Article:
How to convinced the BIM department to RE-install pyRevit

Today Revit 2020 and Revit 2022 programs failed to open at all. After deleting pyRevit they were able to launch. Now pyRevit is blocked in our BIM department. My analogy “Don’t throw the baby out with the bathwater” didn’t work. Any arguments I can use to return it back?

Geez, you have those kinds of people as well. Hmm

A few of the things I use as arguments for pyrevit are

  1. It’s free
  2. It’s open source AND secure
  3. You can create your own corporate plugin.
    Honestly let them go and try badgering software developers for highly specific requirements that only serves your company, be ready to wait for years
  4. it’s one of the easiest programming languages out there, if they’re concerned about code you leave behind, it’s not THAT hard to read.
  5. When software experiences an issue you normally first investigate the cause, and don’t just throw it away immediately. This shows that they were prejudiced from the start.

Perhaps you can try and make an arrangement that you still keep it in a smaller group of people and try and iron out these revit-starting issues?

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I mean…

Any software can introduce issues, malware and so on.
Take chrome extensions for example…

I am being stupid here but chatGPT could answer them:

Certainly, here are additional arguments you can use to convince your IT department to reconsider blocking pyRevit:

  1. Enhanced Productivity:

    • pyRevit streamlines workflows, improving efficiency in BIM tasks.
    • It allows for automation of repetitive and time-consuming tasks, saving valuable work hours.
  2. Customization:

    • pyRevit enables the creation of custom tools and plugins tailored to your specific BIM needs.
    • This customization can lead to better project outcomes and increased competitiveness.
  3. Industry Standard:

    • Many architecture firms and BIM professionals worldwide use pyRevit as part of their standard toolkit.
    • Embracing industry-standard tools can foster collaboration and compatibility with external partners.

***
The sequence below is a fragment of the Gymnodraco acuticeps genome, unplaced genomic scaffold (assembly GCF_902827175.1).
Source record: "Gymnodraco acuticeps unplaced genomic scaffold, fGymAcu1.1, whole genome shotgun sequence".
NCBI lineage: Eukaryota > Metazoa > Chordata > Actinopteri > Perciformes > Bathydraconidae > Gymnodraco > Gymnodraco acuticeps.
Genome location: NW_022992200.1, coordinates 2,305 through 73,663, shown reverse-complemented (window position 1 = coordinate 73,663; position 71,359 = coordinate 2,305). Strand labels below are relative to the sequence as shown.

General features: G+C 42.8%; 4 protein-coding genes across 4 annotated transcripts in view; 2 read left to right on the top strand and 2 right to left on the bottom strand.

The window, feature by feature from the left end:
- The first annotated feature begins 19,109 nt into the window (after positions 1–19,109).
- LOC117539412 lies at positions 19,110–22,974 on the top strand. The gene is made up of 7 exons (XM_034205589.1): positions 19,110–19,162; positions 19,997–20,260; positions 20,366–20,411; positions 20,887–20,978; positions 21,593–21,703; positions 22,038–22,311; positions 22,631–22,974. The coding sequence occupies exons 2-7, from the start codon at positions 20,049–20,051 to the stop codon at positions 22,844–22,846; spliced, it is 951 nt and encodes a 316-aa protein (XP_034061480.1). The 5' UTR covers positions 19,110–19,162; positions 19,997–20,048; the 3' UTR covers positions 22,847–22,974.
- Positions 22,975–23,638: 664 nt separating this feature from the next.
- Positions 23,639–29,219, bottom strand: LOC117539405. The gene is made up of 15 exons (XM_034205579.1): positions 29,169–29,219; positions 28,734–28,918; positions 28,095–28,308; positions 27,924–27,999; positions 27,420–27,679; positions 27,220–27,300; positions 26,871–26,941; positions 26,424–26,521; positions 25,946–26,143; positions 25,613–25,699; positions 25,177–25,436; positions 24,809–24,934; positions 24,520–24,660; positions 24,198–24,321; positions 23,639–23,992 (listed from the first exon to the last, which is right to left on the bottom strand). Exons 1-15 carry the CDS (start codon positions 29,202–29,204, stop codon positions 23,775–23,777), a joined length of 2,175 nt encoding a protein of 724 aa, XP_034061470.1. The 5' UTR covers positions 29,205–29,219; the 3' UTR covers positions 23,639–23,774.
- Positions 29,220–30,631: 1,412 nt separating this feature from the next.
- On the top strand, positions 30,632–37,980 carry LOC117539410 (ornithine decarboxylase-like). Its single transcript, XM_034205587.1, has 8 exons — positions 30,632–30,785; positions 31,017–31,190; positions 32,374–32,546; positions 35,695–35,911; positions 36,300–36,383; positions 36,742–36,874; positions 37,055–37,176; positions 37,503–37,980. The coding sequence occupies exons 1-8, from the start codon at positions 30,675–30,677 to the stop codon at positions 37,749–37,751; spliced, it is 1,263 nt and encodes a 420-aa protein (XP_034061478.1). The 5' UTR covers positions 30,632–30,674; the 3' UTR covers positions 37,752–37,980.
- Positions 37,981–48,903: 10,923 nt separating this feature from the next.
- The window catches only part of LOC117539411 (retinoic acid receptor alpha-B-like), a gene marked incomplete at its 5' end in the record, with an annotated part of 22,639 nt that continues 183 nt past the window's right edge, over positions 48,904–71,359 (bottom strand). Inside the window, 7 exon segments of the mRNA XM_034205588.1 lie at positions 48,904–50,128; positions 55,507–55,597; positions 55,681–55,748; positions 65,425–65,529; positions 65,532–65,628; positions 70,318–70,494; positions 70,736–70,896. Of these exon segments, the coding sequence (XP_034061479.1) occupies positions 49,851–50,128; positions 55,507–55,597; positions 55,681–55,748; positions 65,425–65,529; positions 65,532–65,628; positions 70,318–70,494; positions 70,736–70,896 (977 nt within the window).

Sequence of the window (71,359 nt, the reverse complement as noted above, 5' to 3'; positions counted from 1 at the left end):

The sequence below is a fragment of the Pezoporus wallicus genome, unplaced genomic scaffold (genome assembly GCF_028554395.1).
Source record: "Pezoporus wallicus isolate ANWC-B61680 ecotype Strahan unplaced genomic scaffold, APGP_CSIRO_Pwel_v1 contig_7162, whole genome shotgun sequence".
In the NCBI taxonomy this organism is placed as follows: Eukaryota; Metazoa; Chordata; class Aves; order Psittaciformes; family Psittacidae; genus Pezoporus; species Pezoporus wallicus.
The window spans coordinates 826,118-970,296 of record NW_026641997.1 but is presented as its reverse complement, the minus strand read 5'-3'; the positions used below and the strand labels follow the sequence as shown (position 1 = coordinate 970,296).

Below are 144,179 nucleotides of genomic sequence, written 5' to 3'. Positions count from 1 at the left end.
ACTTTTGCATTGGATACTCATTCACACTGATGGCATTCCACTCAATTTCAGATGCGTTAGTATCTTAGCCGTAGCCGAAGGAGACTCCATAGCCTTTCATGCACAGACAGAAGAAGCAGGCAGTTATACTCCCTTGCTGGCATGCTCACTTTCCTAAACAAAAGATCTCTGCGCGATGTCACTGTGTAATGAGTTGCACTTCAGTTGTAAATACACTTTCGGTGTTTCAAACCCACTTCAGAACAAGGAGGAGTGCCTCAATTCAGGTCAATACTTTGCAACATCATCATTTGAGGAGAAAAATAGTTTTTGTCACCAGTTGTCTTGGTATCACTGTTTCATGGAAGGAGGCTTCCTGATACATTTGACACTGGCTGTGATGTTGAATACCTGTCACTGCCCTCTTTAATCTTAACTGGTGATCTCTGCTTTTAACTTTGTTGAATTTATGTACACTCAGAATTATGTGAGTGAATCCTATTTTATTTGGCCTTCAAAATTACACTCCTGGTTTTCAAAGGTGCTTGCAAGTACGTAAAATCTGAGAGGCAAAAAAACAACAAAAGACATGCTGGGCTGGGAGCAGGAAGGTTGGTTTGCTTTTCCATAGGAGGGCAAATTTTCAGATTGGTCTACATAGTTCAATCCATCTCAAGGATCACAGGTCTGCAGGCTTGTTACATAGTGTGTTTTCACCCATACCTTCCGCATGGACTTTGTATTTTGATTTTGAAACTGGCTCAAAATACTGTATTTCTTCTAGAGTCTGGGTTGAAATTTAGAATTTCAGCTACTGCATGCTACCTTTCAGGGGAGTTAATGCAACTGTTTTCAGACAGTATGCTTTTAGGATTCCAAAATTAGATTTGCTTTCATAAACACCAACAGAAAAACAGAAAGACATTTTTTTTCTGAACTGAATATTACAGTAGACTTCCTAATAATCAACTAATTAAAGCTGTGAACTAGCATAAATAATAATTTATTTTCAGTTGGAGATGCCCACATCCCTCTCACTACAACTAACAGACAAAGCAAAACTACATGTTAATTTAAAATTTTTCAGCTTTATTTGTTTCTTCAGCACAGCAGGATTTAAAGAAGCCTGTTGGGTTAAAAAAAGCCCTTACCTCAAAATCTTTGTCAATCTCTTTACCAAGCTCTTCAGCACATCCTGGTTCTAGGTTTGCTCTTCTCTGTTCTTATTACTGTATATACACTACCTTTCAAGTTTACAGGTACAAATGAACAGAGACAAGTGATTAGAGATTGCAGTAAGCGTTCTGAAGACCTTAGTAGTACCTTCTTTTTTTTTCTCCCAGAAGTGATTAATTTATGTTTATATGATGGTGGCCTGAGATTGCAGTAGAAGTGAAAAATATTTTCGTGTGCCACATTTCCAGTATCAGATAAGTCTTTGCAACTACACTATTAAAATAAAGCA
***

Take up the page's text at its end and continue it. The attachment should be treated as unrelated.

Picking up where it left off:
4. Community Support:

    • pyRevit has a vibrant community of users and developers who actively share knowledge and solutions.
    • Access to this community can help troubleshoot issues and expand your team’s expertise.
  5. Learning Curve:

    • Python, the language behind pyRevit, is known for its accessibility and ease of learning.
    • Team members can quickly adapt to Python scripting, even if they have limited coding experience.
  6. Incremental Approach:

    • Suggest trying pyRevit in a controlled environment or with a smaller group initially.
    • Address and resolve any issues as they arise, allowing for a smoother integration into the workflow.
  7. Cost-Efficiency:

    • pyRevit is a cost-effective solution compared to developing entirely new in-house tools.
    • It doesn’t require additional software licenses, making it a budget-friendly choice.
  8. Innovation:

    • Staying open to innovative tools like pyRevit can foster a culture of continuous improvement.
    • It demonstrates a willingness to adapt to evolving industry practices.
  9. Security:

    • pyRevit’s open-source nature allows for transparency in code review, contributing to its security.
    • Regular updates and community scrutiny help identify and address vulnerabilities promptly.
  10. Balance:

    • Propose finding a balance between addressing the Revit 2020 and 2022 issues and utilizing pyRevit’s benefits.
    • This approach acknowledges concerns while not discarding a valuable tool outright.

Remember to present these arguments calmly and professionally to your IT department, emphasizing how pyRevit can enhance your BIM department’s capabilities while addressing any concerns they may have.

I know, lots of BS :point_up:
Unfortunately, chatGPT is not good at conveying my sarcasm :laughing:

Most of the issues popping up and forbidding revit startup in the past 2+ years were related to:

  • Sentinel One blocking Revit and plugins
  • DLL hell between pyRevit and other plugins

Nothing else. Both are fixable by the average IT guy, I mean even a below average :laughing:

That exactly what I had done up to the moment when, probably, antivirus settings or something else targeted the pyRevit preventing Revit to launch. Again, the problem is that with pyRevit installed, none of the Revit versions on the PC can be even open now… Only when pyRevit is uninstalled.

Thank you, but, I will repeat myself, the problem is that Revit doesn’t launch with installed pyRevit, only without. Our IT guy failed to detect connection between this issue and indeed installed Sentinel

Make your IT have a look at
Revit 2023 shuts down while loading after installing pyRevit · Issue #1906 · eirannejad/pyRevit · GitHub and
Revit 2024 Crashes when loading but Revit 2022 doesnt · Issue #1866 · eirannejad/pyRevit · GitHub

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Thank you. I will share it with them and post the feedback.

Thank you! After sharing those links, the IT fixed the issue with the following comments:

"In short our antivirus software prevented part of the extension from opening, therefore causing a hang and a crash. We made an exemption for that directory on your computer and that allowed it to launch properly

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Another one on the pyrevit side of the Force!

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